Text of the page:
Growing up, my mom wasn’t the biggest fan of cooking. She didn’t hate it, but she didn’t love the clean up that followed. Enough so that she didn’t cook often. She had what we called the “rotation” of dishes she would choose from when she did cook. Chili was one of those dishes that was always a favorite in the house. It had such a distinct smell that we knew immediately what was for dinner the second we entered the door after getting home from school. This dish was also a favorite of my moms because it is fairly simple. It requires a little prep work in the way of chopping vegetables & opening cans, but after that, smooth sailing. She always said she found chopping vegetables “soothing” & as a child I thought she was a freak. Fast forward to adulthood & I’ve never related to a sentence more.
My siblings & I most likely enjoyed the chili toppings more than the actual chili, but that’s not here nor there. Mom would serve this up with tortillas, sour cream, Fritos, lettuce & cheese. Sometimes she’d shake things up & serve it with pasta. This dish is pretty versatile with it’s toppings so it’s great for feeding a family of picky eaters (which we all were as children, let’s face it). This is comfort food at its finest & with the weather finally cooing down (I’m in California where winter JUST started) this is something you’re going to want to have on the dinner table!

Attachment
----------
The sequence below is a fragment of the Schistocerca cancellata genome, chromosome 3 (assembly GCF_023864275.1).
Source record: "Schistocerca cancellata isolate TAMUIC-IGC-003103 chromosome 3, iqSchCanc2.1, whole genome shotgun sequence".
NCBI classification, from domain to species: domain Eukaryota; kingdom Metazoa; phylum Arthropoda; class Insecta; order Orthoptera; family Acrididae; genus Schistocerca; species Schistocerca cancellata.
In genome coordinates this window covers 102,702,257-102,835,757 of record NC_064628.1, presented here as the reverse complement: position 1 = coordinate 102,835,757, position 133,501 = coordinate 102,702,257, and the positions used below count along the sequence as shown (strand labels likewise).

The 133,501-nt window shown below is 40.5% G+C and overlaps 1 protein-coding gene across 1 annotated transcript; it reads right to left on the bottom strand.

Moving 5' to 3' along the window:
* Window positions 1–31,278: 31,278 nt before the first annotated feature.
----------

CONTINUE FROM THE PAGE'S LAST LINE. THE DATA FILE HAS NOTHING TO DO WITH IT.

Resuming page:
Yield: 8-10 servings
3 tablespoons olive oil
3 bell peppers, assorted colors, medium diced
1 onion, medium diced
salt & pepper, to taste
1.5 – 2lbs ground beef or ground turkey
2.5 – 3 tablespoons chili powder, depending on desired spice
1 tablespoon dried oregano
3/4 tablespoon dried basil
1 15oz can red kidney beans
1 15oz can white kidney beans
1 15oz can pinto beans
1 28oz can crushed tomatoes
1 15oz can tomato sauce
3 tablespoons tomato paste
Heat olive oil in a large dutch oven over medium high heat. Toss in bell peppers & onion, then season with salt & pepper.
Sauté the veggies over medium heat until they become soft & translucent, about 10 minutes. Stirring occasionally.
Once the veggies have become soft, add the ground beef & season with salt & pepper once more. Cook the beef until it becomes brown & you can no longer see any pink, breaking it up with a wooden spoon as you go.
Add chili powder, dried oregano & basil. Stir to combine & cook until fragrant, about 2 minutes.
Next add the beans & their liquid, crushed tomatoes, tomato sauce & tomato paste. Stir to make sure everything is combined & tomato paste has disbursed into the mixture.
Bring the while mixture to a boil. Once the chili has reached a boil, lower the heat to simmer & cook, uncovered for 1 hour, stirring every 20 minutes to ensure everything cooks evenly.
After the hour is up you can serve the chili immediately, or it can continue cooking, covered, for another hour.